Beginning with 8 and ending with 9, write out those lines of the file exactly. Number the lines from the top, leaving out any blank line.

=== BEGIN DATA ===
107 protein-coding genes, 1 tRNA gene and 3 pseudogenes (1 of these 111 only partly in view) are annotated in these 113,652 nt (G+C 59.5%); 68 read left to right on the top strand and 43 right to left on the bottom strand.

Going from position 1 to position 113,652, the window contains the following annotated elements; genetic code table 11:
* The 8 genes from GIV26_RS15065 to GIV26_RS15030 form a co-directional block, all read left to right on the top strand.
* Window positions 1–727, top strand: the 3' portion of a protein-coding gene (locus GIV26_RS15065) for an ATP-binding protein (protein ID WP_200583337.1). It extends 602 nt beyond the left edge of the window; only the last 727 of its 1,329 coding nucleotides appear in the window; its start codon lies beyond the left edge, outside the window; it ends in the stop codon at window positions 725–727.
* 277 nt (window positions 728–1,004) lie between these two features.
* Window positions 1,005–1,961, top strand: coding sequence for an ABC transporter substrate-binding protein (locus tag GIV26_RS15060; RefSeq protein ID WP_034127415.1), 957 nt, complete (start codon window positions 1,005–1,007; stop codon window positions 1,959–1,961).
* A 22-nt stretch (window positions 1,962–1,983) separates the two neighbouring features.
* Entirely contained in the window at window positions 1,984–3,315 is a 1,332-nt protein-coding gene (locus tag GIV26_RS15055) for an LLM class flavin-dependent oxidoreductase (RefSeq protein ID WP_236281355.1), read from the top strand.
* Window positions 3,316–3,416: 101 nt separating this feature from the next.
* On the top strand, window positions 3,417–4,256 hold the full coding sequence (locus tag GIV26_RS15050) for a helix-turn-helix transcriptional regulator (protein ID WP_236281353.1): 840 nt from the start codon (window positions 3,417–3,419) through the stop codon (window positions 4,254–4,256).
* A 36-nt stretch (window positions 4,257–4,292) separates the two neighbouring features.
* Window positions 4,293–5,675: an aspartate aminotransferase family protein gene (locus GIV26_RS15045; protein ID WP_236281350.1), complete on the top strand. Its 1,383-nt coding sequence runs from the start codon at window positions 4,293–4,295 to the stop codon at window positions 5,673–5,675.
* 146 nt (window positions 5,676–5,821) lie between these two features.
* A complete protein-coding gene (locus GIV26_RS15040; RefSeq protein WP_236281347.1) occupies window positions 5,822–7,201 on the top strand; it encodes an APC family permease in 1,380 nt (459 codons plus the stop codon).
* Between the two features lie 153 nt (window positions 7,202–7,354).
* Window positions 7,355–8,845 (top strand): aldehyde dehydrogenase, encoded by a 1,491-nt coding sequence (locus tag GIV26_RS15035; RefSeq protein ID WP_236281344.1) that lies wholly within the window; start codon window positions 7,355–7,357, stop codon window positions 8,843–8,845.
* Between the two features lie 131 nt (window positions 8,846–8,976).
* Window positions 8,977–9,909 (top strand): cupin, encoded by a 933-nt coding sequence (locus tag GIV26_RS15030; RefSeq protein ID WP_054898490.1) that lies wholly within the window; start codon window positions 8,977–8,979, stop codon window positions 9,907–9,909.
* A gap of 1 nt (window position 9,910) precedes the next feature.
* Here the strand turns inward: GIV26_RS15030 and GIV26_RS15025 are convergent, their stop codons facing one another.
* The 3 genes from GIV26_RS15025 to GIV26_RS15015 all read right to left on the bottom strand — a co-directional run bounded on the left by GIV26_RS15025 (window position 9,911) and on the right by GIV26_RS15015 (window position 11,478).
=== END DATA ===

* Entirely contained in the window at window positions 1,984–3,315 is a 1,332-nt protein-coding gene (locus tag GIV26_RS15055) for an LLM class flavin-dependent oxidoreductase (RefSeq protein ID WP_236281355.1), read from the top strand.
* Window positions 3,316–3,416: 101 nt separating this feature from the next.